- And related to this, emphasizing the total unconditionality of God's election, grace, blessings, etc. makes it sound like by believing we already have all the praise from God we're ever going to get, so trying for more is hopeless.
Reason 1 is just an effect of our broken relationship with God that we all have to work through, but I think the other two are effects of me taking soli Deo gloria too far. In this view, because our acts of righteousness are "filthy rags", all that matters is God working His righteousness through us like blowing into a straw, and His blessings to us are all unconditional, it's futile, self-aggrandizing, or even Pharisaical to expect any praise from God for what I do. This view is false and dangerous, just as much so as expecting your righteous acts to make you a spiritual bigwig. Does anyone else tend to think like this?
I think Jesus' parable of the talents (Matthew 25:14-30, minas in Luke 19:11-27) speaks to this. It prevents us from simply concluding that this praise will only consist of attributing Christ's vicarious righteousness to us and passing over our sin, i.e. that it is the same for everyone and unaffected by how we have lived. God gives us each gifts and abilities (or, shall we say, talents). On their own, these gifts are not powerless; the point of John 15:5 is that only in Christ can we "put them to work", in the parables' language, for the Kingdom. And if we do put them to work, we will be praised, as the master says: "Well done, good and faithful servant!"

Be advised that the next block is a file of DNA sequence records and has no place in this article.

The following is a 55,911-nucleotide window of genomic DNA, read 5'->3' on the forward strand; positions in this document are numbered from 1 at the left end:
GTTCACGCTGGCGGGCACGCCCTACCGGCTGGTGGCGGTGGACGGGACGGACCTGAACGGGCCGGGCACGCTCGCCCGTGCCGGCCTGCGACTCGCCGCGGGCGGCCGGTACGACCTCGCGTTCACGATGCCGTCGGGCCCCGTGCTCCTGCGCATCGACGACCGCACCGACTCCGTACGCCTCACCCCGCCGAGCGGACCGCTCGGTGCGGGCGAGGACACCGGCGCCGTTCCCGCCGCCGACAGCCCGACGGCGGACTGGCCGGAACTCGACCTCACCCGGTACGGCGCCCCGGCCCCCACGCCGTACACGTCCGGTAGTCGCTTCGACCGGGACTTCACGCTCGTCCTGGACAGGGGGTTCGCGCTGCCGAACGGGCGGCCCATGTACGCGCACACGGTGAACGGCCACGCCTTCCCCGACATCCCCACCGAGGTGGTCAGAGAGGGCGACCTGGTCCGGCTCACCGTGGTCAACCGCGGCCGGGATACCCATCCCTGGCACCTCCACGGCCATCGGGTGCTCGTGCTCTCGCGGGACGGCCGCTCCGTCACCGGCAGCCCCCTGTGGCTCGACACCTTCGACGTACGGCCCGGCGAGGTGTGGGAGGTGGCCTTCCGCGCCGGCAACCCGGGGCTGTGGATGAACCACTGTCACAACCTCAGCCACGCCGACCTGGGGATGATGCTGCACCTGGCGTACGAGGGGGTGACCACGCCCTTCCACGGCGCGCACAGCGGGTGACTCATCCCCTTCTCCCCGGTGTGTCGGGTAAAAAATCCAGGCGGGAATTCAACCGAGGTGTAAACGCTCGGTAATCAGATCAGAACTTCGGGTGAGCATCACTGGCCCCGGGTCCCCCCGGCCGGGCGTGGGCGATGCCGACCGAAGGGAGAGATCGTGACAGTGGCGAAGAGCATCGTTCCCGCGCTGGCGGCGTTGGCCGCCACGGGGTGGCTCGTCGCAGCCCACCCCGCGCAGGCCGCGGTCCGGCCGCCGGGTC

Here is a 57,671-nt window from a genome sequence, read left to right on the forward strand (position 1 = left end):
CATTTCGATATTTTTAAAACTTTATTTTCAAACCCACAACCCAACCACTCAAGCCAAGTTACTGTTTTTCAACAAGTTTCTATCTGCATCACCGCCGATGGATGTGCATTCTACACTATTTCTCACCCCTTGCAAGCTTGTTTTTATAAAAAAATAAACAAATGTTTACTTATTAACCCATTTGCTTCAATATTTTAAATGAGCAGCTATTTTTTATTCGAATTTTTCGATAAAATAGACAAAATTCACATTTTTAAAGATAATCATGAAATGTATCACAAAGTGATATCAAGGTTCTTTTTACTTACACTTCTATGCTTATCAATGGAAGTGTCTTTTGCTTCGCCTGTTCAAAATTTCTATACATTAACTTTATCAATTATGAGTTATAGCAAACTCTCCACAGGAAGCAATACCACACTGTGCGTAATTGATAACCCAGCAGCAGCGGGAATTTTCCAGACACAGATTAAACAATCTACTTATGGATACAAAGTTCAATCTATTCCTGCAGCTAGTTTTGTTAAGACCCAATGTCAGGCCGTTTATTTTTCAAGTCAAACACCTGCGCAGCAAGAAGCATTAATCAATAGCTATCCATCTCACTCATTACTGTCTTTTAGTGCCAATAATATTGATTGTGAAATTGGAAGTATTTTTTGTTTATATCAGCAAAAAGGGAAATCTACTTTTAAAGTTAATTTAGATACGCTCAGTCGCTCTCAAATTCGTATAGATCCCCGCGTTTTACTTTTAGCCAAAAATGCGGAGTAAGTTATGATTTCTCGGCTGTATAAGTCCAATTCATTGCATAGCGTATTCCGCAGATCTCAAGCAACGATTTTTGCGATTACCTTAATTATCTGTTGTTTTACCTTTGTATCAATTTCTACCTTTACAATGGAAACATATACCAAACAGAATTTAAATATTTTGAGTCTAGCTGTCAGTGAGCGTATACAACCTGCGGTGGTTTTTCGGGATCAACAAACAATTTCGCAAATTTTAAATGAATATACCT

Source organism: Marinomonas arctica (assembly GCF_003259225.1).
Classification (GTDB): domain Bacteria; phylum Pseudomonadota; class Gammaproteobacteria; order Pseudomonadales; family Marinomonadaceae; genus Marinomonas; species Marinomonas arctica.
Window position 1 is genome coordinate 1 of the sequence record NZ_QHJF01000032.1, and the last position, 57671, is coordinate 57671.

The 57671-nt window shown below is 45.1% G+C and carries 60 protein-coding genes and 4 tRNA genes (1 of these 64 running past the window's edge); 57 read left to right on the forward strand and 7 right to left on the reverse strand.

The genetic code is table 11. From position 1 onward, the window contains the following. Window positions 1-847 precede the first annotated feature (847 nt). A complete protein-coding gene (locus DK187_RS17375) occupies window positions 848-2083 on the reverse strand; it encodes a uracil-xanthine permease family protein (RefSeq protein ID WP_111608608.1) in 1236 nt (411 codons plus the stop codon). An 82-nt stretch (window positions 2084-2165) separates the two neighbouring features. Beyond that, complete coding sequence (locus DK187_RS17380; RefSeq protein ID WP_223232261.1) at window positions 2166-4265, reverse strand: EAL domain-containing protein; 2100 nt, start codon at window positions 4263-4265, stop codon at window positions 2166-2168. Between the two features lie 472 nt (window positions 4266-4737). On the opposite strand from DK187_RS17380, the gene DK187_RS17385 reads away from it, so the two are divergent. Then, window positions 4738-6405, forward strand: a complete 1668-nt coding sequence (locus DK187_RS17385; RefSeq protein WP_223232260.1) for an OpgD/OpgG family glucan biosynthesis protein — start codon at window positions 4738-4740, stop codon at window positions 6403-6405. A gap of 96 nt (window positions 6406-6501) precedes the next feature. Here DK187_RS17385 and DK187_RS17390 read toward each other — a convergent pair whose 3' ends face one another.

This helps us make sense of Jesus' final warning in the parable: "For whoever has will be given more and he will have an abundance. Whoever does not have, even what he has will be taken from him." This isn't immediately clear; on a face-level reading it sounds like an apt description of the game of Monopoly. If someone does not "have", how can anything be taken from him? Didn't the third servant have one talent/mina? It seems like Jesus is using "has" in two different ways. The third servant is given one talent, but does nothing with it, unlike the others who receive praise. I'm not entirely sure how "has" can describe this difference, but it is what Jesus is getting at in this parable. "From everyone who has been given much, much will be demanded; and from the one who has been entrusted with much, much more will be asked." (Luke 12:48)
What, then, does it mean for God to praise us? Certainly not that we become more important than God, any more than the president giving an award to an exemplary citizen makes that citizen more important than the president. The analogy of God as heavenly Father is helpful here. Just as children are motivated by looking to their fathers for praise and affirmation, so we should look to God and the praise we will receive from Him as the better substitute for depending on praise from people. And just as praising a child equally for everything, good or bad, makes that praise effectively useless, so praise from God that is completely independent of what we actually do becomes ineffective, even "cheap". Friends, know that God does care about how we live with all that He has given us and strive to please Him, and Him alone, in all that you do.